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Why Chevron's $3.2B Shale Gas Buy Isn't Such a Gamble

It seems like just yesterday -- OK, it was last month -- that Chevron (CVX) poo-pooed the idea of buying up U.S. shale gas assets because entry in the market was still too expensive, a view leadership has shared about repeatedly. So what happened over at Chevron between the warnings and this week's purchase of unconventional gas producer Atlas Energy for $3.2 billion (plus another $1.1 billion in debt assumption)?

Chevron's decision to jump into shale gas at a time of abundant supply and depressed prices may seem like a gamble. Under terms of the deal, Atlas shareholders will receive $38.25 in cash for each share, plus a pro-rata distribution of Atlas Pipeline Holdings valued at $5.09 per share. That means Chevron paid a 37 percent premium to Atlas' closing price the day before the deal was announced. With gas prices so low, the deal looks rather expensive.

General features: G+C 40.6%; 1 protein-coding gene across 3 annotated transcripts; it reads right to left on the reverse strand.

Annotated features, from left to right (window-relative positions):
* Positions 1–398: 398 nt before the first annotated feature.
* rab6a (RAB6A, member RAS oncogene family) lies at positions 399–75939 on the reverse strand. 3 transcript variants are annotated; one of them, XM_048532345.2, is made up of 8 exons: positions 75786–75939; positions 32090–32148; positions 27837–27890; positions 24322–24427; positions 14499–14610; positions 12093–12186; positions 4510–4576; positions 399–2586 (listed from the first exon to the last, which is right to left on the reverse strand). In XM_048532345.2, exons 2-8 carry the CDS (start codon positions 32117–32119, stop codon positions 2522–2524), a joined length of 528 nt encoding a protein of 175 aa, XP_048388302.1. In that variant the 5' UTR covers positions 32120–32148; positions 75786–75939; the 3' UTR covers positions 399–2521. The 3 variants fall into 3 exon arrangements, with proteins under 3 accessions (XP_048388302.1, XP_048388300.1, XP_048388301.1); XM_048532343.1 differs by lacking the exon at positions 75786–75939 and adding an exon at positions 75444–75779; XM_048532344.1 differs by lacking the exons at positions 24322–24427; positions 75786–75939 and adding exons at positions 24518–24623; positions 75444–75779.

And prices may continue to fall. Two recent reports, the IEA's World Energy Outlook and the Energy Department's monthly Short-Term Energy Outlook, provide a rather dismal short-term view of natural gas. Gas inventories increased 19 billion cubic feet in the week ended Nov. 4 to 3.84 trillion cubic feet, according to the Energy Department. IEA meanwhile noted the current glut of gas will peak soon, but may dissipate only very slowly.

Despite the data, Chevron's gamble isn't that risky at all. We're talking about a major integrated oil company that can ride out the peaks and valleys of gas prices. This isn't a Florida condo flip, but a long-term investment. And it's actually pretty good timing considering the position that smaller independent unconventional gas producers are in.

Independents have a trifecta of rising operating costs, low gas prices depressed by abundant supply and large acreage positions to maintain. Atlas, for example has 486,000 net acres of Marcellus Shale and 623,000 net acres of Utica Shale. Many of these companies don't have the depth in their balance sheet to hold these positions.

Photo from Flickr user alan cleaver, CC 2.0